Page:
Flying Carpets, Swinging Monks and Non-cave Hotels
Urgup Travel Blog› entry 6 of 11 › view all entries
When I âve heard weâre going to the carpetsâ factory I thought it will be boring. I didnât find carpets very amusing. But it appears that I was really, really wrong. Not to menting even bigger ignorant it the carpet matter. The museum was great, and our museum guide, Orhan - funny, informative, not to mention fluent in Polish.
Orhan expained to us, step by step, how the carpets are made (handmade from the begining till the end, of course) now, and how this looked like in the past.
Nowadays most of the carpets are made by housewives in their homes. The company provides them with wool, silk and cotton (there are the only three materials carpets are made of), so they can make carpets between some house duties (sic!). The work is very long. It can take even 12 months to prepare 1 meter sq of carpet (of course one can be make faster, it depends on many things). After the carpet is made the company sends it to the Ministry of Culture, so every carpet will be provided with a certificate. Having that certificate, if you buy the carpet, you can sell it after few years for a higher price than you bought it.
The carpets were beautiful - with complicated ornaments or even some biblical or mythological scenes. Unfortunatelly we couldnât afford the one we liked. It cost 28,000 Euro. Of course there were cheaper ones, so some people from our trip bought few.
After we ended our visit in the carpet factory we went to see the Whirling Dervishes. They do this dance called Sufi whirling, and itâs the practice of the Mevlevi Order in Turkey, and is part of a formal ceremony known as the Sema. The Sema is only one of the many Sufi ceremonies performed to try to reach religious ecstasy. This practice, though not intended as entertainment, has apparantely become a tourist attraction in Turkey. While the place was dripping with cliches and plastic ornaments, the dance itself was very interesting.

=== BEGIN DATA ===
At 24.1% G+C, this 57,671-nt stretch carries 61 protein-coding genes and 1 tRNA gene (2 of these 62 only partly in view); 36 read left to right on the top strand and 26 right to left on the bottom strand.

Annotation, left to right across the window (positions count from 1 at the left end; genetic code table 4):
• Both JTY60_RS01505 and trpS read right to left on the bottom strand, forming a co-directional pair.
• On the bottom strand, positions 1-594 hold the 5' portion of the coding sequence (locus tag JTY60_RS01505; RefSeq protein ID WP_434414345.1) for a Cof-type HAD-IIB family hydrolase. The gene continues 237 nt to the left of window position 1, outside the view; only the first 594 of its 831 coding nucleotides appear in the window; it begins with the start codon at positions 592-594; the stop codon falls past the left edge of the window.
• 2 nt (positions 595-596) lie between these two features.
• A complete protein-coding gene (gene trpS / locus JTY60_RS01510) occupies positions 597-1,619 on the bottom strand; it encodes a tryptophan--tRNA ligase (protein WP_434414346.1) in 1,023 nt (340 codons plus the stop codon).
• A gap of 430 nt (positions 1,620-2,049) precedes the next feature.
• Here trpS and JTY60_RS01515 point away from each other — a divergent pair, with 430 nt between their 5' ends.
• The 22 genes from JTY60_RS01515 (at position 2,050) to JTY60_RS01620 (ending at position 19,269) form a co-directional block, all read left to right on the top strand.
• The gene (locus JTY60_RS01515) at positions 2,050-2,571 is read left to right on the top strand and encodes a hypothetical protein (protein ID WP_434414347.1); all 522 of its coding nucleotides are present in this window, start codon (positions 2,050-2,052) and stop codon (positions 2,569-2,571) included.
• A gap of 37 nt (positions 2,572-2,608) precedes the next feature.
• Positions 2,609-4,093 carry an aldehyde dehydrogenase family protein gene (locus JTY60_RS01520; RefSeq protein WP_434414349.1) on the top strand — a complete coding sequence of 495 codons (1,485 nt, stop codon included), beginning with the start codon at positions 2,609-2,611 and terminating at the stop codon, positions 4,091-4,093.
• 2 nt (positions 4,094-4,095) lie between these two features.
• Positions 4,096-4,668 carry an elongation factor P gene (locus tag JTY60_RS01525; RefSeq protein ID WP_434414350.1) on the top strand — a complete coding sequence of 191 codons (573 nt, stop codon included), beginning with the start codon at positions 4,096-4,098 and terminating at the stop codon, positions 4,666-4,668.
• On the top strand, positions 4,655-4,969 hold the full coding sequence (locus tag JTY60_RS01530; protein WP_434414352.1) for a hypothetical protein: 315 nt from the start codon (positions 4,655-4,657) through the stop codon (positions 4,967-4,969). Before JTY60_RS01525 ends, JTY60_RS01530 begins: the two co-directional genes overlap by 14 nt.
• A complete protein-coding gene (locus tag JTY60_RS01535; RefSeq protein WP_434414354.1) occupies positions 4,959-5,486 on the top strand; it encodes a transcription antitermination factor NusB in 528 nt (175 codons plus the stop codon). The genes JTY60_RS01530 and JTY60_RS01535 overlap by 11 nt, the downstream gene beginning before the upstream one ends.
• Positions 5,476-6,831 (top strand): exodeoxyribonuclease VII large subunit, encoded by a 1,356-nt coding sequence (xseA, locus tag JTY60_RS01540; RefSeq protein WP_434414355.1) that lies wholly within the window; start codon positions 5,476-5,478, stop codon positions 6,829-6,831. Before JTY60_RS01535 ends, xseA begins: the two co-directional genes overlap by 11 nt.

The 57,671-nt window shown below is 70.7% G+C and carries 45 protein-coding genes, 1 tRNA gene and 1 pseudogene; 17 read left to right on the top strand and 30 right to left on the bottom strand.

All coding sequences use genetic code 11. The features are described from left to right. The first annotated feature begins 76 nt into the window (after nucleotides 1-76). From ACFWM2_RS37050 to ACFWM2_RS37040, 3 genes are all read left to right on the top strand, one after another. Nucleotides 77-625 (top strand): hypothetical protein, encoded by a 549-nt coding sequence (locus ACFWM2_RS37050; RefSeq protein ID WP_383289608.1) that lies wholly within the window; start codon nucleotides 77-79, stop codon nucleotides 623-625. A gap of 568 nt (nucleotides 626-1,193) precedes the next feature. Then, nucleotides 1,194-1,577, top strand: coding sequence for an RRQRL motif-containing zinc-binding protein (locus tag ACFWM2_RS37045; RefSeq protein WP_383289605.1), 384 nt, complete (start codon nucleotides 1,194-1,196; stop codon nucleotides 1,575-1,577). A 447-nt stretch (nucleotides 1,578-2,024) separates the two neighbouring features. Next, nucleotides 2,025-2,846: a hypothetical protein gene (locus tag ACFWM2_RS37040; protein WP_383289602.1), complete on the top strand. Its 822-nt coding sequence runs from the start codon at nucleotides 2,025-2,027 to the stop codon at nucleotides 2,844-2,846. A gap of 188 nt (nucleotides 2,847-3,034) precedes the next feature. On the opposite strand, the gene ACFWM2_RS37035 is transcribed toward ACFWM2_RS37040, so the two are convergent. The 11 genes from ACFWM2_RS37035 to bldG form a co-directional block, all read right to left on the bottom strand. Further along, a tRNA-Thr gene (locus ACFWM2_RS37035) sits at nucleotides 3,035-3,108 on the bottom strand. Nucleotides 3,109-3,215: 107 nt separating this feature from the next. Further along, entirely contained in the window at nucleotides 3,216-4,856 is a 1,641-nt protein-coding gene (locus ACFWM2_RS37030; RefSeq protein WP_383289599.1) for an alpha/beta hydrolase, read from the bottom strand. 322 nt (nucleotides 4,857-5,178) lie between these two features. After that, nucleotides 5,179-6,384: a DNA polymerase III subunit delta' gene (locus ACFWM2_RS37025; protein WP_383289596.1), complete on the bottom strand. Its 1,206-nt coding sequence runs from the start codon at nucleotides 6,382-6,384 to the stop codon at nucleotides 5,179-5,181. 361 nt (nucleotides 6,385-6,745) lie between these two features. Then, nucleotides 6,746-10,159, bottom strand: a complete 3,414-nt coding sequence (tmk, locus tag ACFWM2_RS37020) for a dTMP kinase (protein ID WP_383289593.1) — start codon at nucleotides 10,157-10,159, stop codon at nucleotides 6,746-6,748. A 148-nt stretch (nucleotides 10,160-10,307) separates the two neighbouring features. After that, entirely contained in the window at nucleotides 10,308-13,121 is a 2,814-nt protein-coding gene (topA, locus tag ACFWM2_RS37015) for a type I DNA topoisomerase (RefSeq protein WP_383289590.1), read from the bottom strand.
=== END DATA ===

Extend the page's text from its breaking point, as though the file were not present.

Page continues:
BUT BE CAREFUL! Before you decide to see this dance, read about it. Itâs very symbolical, and I would say, that it has a lot in common with some shamanistic trance, while performing. Every part of the dance has itâs meaning and together with the gowns theyâre wearing theâre representing an eight century old tradition.
So, we are in ĂrgĂźp -" the town in Cappadocia âfamous hotels built right within cavesâ. Of course, we landed in one NOT even built near any rock, not to mention of a natural caves. Of course there are hotels like that in here. Hell, there are even markets like that in here. But just not ours. On the other hand, for some happy news, weâre quite close to the mosque, which means that the probability of tommorowâs wake up call at 5.15 is as high as the neighbourhood minarets. So not to brag, I am close to the culture.